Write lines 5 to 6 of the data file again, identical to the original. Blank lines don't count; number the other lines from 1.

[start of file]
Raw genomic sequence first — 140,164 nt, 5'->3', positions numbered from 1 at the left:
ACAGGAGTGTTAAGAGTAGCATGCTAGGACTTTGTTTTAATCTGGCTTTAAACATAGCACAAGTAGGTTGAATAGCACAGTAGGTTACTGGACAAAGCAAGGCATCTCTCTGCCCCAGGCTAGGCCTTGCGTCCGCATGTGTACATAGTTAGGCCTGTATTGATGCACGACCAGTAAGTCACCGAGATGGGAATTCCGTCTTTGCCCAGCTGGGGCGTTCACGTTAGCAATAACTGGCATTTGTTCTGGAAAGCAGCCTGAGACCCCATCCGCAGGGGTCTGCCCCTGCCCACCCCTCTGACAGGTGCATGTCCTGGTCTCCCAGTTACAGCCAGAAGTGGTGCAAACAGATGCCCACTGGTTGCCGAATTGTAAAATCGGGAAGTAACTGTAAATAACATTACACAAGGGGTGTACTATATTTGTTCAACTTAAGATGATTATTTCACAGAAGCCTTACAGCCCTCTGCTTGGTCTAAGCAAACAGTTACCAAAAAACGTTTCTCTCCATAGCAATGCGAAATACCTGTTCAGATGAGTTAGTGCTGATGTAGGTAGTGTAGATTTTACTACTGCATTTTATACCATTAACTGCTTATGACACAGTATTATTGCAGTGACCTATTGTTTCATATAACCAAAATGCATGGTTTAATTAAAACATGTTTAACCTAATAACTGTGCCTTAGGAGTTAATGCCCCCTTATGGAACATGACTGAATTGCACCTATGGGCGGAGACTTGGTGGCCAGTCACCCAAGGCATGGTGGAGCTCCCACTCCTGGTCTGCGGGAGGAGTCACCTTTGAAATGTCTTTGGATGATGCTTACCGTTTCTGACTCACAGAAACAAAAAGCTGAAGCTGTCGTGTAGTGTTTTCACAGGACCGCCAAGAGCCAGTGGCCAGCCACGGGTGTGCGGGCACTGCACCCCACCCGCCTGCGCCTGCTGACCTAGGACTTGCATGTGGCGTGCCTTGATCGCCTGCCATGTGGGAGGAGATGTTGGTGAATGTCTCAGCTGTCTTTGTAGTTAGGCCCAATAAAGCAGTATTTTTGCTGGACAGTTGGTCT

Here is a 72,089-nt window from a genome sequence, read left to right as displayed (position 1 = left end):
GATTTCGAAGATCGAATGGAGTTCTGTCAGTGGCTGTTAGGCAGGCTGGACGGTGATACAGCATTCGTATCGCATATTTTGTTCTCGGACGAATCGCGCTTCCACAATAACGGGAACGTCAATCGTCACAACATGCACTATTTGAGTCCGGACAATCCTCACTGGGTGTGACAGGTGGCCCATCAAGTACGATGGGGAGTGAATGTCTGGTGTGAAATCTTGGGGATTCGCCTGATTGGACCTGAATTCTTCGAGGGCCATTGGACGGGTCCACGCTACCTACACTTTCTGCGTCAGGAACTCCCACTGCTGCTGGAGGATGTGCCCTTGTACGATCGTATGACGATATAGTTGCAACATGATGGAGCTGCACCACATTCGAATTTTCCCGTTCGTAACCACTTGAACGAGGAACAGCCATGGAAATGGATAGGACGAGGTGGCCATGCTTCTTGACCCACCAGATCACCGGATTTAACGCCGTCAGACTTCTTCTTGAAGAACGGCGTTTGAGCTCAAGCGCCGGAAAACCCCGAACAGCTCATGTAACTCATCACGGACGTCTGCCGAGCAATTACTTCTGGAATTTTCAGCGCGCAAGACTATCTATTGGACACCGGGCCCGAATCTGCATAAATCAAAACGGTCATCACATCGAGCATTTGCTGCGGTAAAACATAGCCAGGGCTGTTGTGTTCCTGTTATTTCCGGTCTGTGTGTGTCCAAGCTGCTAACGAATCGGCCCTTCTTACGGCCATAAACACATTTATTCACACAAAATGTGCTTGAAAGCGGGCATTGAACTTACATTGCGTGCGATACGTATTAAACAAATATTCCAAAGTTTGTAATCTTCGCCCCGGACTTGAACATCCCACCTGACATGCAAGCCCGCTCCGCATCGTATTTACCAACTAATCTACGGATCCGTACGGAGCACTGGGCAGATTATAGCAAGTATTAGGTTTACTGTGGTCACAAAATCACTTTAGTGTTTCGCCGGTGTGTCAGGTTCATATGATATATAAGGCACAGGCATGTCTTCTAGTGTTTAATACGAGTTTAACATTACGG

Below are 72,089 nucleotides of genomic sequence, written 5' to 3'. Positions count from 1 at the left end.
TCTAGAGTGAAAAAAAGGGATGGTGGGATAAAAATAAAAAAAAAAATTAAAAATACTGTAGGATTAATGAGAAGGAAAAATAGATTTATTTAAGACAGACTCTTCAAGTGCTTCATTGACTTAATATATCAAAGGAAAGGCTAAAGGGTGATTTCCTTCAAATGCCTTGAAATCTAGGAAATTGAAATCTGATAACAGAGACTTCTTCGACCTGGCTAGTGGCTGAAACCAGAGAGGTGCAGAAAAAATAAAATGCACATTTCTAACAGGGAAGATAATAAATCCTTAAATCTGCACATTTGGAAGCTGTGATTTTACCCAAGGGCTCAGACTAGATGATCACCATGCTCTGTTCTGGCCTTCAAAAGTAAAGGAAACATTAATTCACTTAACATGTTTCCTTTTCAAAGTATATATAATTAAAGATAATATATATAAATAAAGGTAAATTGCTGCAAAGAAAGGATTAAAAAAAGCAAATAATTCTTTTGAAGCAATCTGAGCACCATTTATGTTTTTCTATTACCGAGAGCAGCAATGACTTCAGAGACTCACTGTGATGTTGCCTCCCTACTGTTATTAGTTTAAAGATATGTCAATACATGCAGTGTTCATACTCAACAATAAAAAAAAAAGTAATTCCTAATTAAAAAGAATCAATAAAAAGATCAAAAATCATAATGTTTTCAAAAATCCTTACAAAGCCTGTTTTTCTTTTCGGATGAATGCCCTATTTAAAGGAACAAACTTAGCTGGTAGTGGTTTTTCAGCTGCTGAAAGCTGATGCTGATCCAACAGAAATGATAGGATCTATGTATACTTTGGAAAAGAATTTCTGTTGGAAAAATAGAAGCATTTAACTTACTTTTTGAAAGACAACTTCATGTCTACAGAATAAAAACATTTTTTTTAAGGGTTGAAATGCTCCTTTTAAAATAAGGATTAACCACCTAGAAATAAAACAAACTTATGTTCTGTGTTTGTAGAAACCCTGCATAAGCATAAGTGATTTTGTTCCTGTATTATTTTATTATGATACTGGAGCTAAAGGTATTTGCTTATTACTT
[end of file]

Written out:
Below are 72,089 nucleotides of genomic sequence, written 5' to 3'. Positions count from 1 at the left end.
TCTAGAGTGAAAAAAAGGGATGGTGGGATAAAAATAAAAAAAAAAATTAAAAATACTGTAGGATTAATGAGAAGGAAAAATAGATTTATTTAAGACAGACTCTTCAAGTGCTTCATTGACTTAATATATCAAAGGAAAGGCTAAAGGGTGATTTCCTTCAAATGCCTTGAAATCTAGGAAATTGAAATCTGATAACAGAGACTTCTTCGACCTGGCTAGTGGCTGAAACCAGAGAGGTGCAGAAAAAATAAAATGCACATTTCTAACAGGGAAGATAATAAATCCTTAAATCTGCACATTTGGAAGCTGTGATTTTACCCAAGGGCTCAGACTAGATGATCACCATGCTCTGTTCTGGCCTTCAAAAGTAAAGGAAACATTAATTCACTTAACATGTTTCCTTTTCAAAGTATATATAATTAAAGATAATATATATAAATAAAGGTAAATTGCTGCAAAGAAAGGATTAAAAAAAGCAAATAATTCTTTTGAAGCAATCTGAGCACCATTTATGTTTTTCTATTACCGAGAGCAGCAATGACTTCAGAGACTCACTGTGATGTTGCCTCCCTACTGTTATTAGTTTAAAGATATGTCAATACATGCAGTGTTCATACTCAACAATAAAAAAAAAAGTAATTCCTAATTAAAAAGAATCAATAAAAAGATCAAAAATCATAATGTTTTCAAAAATCCTTACAAAGCCTGTTTTTCTTTTCGGATGAATGCCCTATTTAAAGGAACAAACTTAGCTGGTAGTGGTTTTTCAGCTGCTGAAAGCTGATGCTGATCCAACAGAAATGATAGGATCTATGTATACTTTGGAAAAGAATTTCTGTTGGAAAAATAGAAGCATTTAACTTACTTTTTGAAAGACAACTTCATGTCTACAGAATAAAAACATTTTTTTTAAGGGTTGAAATGCTCCTTTTAAAATAAGGATTAACCACCTAGAAATAAAACAAACTTATGTTCTGTGTTTGTAGAAACCCTGCATAAGCATAAGTGATTTTGTTCCTGTATTATTTTATTATGATACTGGAGCTAAAGGTATTTGCTTATTACTT